The world-renowned Potato is one of the world’s leading food crops. The Potato, itself is native to the Peruvian- Bolivian Andes. Their arrival in New Zealand was by way of Britain in the 1880s.
Potato comes from the Solanaceae – Nightshade family. This family also include Tomato, Eggplant, Tamarillo many within the family are essential as a food source, but also economically crucial for drugs too. Many members of the family and extended family are annuals, biennial and perennials.
Potato is a starchy edible root tuber. There are also about 10 to 12 varieties widely available in New Zealand with many other types which are limited in supply or only available locally.
For the gardener, September is the month to consider planting the Potato for a Christmas supply. Wouldn’t it be great if you are a learner gardener dishing up your own home-grown potatoes for the Christmas meal? That is my goal for this year!
Depending on the variety, the Potato can be harvested between 60-100 days.
Choose good Seed Potato for a disease-free Potato
Always look to buy a certified seed potato and not one that is just ordinary Potato that may be sending up sprouts. Also, buy from a reputable merchant so that they are disease-free.
The seed Potato will look smaller than the regular Potato.
If you want to harvest them for Christmas. Consider the days that you have left, and also consider the use on the table. Are you going to have boiled Potato or Potato salad or roasted or even mashed? The earlier Potato tends to be the waxy sorts, and the floury is the later potatoes.
Waxy or Floury – you need to choose
When choosing a seed potato variety, consider how you are going to use as a meal ingredient.
The different potatoes will differ in taste and flavour. Flavour can be influenced in some ways by weather, climate and soil conditions, but also the time within the season that they are grown.
The main two components of a Potato are water and starch.
The more starch in the Potato the flourier it will be. The more water within the Potato, the waxier the texture.
Different potatoes are better used in different ways for cooking. Waxy potatoes are more suitable for the potato salad and boiling, as they will hold together better. In contrast, the floury Potato is far better for wedges, chips, roasting and mashing, because of that higher content of starch.
So, what potatoes are waxy and which ones are floury.
The Waxy potatoes are Nadine, Draga, Frisia, Jersey Bennie, Red King Edward, Highlander, Osprey, Tiffany, Annabelle, Gourmandine and Marilyn.
Floury potatoes are IIam Hardy, Red Rascal, Agria, Fianna, Victoria, Laura, Marabel.
There are also good all-round potatoes. These are Rua, Desiree, Karaka, Moonlight, Red Ruby, Rocket, Maris Anchor, Van Rosa.
Growing your Potatoes
When growing your potatoes, there are steps to follow before the seed potato is planted in the ground.
Following these steps will increase your chances of having a bumper crop.
This is the Chitting (pre-spouting) process.
Your seed potatoes should be placed in a warm, light, dry space to grow sprouts for a few weeks. Place on a windowsill or similar in an egg carton or similar. Avoid areas of sweltering temperatures and direct attacking sunlight. The shoots should be 2cm (0.8”) before planting them.
The garden bed should be prepared to a nice subtle texture. The soil texture should be easy to work.
Apply compost and a potato mix. Garden bed preparation is an all-important step for successful growing.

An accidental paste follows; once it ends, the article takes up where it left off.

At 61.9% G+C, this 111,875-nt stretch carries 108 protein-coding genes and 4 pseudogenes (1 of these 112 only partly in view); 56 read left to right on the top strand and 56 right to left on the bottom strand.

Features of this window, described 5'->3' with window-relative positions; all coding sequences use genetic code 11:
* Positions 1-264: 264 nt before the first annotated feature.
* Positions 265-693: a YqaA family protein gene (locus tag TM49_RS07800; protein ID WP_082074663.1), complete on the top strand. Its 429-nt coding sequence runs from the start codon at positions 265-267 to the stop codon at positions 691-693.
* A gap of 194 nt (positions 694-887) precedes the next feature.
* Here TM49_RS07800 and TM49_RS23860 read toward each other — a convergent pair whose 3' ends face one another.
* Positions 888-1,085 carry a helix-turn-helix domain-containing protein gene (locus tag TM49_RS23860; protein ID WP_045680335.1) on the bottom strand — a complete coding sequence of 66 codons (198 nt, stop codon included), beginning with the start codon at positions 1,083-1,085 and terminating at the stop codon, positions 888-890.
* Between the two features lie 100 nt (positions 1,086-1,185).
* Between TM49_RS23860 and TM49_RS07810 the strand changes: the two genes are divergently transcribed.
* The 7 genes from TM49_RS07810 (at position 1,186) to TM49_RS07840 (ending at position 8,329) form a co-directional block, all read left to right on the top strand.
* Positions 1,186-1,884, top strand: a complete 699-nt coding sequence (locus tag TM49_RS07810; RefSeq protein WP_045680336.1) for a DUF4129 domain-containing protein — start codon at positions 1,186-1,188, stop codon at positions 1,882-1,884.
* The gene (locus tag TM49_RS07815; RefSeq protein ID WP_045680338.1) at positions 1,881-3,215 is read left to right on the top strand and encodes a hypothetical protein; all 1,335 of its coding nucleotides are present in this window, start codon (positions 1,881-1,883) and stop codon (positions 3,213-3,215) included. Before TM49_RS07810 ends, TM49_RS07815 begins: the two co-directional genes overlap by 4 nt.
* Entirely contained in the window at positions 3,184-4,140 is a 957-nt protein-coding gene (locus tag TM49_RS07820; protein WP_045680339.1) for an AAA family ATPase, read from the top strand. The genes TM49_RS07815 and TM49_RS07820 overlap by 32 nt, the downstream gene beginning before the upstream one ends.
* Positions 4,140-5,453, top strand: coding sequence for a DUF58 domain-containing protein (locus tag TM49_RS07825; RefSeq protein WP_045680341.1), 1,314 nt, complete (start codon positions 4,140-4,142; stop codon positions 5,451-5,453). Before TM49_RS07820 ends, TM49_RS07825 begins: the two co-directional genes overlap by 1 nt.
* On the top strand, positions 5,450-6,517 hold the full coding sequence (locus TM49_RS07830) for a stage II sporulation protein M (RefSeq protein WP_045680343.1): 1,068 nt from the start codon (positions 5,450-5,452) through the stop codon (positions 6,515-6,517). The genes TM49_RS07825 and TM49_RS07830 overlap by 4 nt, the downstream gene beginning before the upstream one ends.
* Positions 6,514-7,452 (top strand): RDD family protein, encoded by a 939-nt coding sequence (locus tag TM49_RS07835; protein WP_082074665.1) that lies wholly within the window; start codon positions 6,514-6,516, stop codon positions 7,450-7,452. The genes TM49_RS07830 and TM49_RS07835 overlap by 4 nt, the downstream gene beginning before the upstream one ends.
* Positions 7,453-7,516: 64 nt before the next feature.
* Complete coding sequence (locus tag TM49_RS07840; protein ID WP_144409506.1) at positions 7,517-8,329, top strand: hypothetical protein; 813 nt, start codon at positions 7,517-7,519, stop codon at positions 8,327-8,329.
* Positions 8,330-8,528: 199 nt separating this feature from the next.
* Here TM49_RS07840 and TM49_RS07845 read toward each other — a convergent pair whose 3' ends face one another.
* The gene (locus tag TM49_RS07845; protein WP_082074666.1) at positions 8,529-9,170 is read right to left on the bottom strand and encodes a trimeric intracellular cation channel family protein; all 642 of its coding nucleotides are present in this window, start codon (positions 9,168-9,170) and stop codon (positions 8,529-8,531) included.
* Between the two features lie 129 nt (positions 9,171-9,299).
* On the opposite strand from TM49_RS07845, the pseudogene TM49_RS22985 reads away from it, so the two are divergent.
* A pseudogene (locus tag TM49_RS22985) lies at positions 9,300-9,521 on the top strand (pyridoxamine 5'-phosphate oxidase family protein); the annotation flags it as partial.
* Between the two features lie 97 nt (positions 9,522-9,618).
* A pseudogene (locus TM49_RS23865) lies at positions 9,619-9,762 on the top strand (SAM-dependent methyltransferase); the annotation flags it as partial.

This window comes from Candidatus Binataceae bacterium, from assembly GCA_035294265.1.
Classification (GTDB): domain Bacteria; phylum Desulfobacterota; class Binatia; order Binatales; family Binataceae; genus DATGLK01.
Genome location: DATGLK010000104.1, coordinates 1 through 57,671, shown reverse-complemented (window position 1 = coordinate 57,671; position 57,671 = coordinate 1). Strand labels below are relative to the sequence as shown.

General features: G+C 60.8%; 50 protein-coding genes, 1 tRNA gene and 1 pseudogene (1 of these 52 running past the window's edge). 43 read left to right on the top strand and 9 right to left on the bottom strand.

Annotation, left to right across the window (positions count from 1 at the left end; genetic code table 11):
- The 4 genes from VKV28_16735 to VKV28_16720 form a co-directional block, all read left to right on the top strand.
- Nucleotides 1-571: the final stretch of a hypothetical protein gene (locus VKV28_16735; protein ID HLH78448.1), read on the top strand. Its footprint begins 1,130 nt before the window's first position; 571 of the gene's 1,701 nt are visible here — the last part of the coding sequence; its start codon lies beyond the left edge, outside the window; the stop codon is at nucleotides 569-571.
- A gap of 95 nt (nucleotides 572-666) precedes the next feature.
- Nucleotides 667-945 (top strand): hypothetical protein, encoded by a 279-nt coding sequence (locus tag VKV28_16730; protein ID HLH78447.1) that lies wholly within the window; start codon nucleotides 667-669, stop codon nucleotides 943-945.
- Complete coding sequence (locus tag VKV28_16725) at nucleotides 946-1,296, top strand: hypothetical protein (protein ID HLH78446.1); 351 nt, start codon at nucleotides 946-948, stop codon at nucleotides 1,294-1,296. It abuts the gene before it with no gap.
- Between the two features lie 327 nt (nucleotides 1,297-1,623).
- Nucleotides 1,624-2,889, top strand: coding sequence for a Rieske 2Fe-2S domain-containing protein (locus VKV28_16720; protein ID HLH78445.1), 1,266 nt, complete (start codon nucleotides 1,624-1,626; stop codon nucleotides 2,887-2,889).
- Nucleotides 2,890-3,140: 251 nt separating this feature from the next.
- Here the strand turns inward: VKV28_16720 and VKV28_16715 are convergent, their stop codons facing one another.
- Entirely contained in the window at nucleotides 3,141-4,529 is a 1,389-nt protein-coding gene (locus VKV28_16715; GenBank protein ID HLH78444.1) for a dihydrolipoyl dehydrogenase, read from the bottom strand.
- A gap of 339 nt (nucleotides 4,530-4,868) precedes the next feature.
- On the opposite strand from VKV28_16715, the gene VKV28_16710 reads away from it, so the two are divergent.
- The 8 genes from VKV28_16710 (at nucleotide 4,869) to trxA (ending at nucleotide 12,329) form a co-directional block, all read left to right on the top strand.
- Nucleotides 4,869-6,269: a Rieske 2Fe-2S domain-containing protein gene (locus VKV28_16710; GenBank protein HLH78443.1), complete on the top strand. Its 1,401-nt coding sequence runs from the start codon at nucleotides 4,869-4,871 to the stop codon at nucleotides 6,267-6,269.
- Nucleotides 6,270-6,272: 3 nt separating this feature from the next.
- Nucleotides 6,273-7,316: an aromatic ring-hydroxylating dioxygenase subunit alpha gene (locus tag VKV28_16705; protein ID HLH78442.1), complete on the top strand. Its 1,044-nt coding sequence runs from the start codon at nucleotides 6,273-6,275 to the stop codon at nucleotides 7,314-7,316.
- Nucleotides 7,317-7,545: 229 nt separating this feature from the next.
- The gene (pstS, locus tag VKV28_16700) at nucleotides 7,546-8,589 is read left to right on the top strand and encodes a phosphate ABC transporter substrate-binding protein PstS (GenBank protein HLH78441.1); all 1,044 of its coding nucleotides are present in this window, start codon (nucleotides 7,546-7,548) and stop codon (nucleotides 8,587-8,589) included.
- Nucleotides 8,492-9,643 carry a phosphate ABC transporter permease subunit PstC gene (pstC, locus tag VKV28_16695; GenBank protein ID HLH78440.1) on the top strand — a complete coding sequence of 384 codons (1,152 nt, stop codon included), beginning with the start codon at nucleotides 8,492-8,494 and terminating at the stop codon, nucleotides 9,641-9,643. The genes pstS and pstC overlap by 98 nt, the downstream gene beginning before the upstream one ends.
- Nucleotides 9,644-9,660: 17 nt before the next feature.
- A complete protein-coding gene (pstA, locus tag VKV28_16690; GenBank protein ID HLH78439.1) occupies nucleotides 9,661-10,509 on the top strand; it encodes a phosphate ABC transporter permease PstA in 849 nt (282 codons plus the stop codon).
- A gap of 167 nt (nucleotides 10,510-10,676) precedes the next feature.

Soil pH between 4.8 and 6.5 is suitable for growing potatoes.
The garden bed should be in an area that gets at least six hours of sunlight each day. Be aware of excessively hot spots, Potatoes will not be happy in these areas.
Good and bad neighbours of the Potato
When choosing a garden site, not only does the daily sunlight requirement need to be taken into account but also the Potato neighbours both good and bad. Don’t plant a Potato crop in the same place two years in a row.
Good neighbours for the Potato are Beans, Cabbages, Corn, Eggplant, Marigold, Parsnip and Peas.
Those not so good neighbours include Cucumber, Pumpkin, Sunflower, Tomatoes and Turnips.
Make sure that the last frosts have come and gone.
Dig a channel about 15cm (6”) deep. The seed potatoes should be placed in the channel about 40cm (15”) apart. Don’t fill the channel in completely but place 5cm (2”) of soil over the top and continue every week to cover the potatoes with more soil as the sprout stem push their way upwards. Keep doing this until you have a mound over the top of the trench of about 20cm (8cm). The more sprout stem under the soil, the more likely you are to get a good potato harvest. Maintain the mound over the potatoes regularly.
Diseases Insects and Pests
Potatoes are susceptible to Thrips, Aphids, Blight, and virus diseases.
Monitor and watch for insect and disease damage. Place insect netting loosely over the growing plants, once placed in the garden bed.
Potato varieties vary for harvesting. Harvesting mainly occurs between 60-100 days.
Potatoes need some work from planting to harvesting. So, hopefully, you have an inkling of how your crop has grown. But, before getting all carried away digging the potato crop up, undertake a test dig up with a fork gently to start with and check the size of the Potato. In this process, try not to break the shoot, because if the Potato is to small bury it again and let it grow for a further period, before testing again.
Another sign that it is time to harvest the Potato is the leaves turn yellow, and the foliage dies off.
Seed Potato Suppliers
Selected further reading on other vegetables from The Learner Gardener
The glory of gardening: hands in the dirt, head in the sun, heart with nature. To nurture a garden is to feed not just the body, but the soul.Alfred Austin
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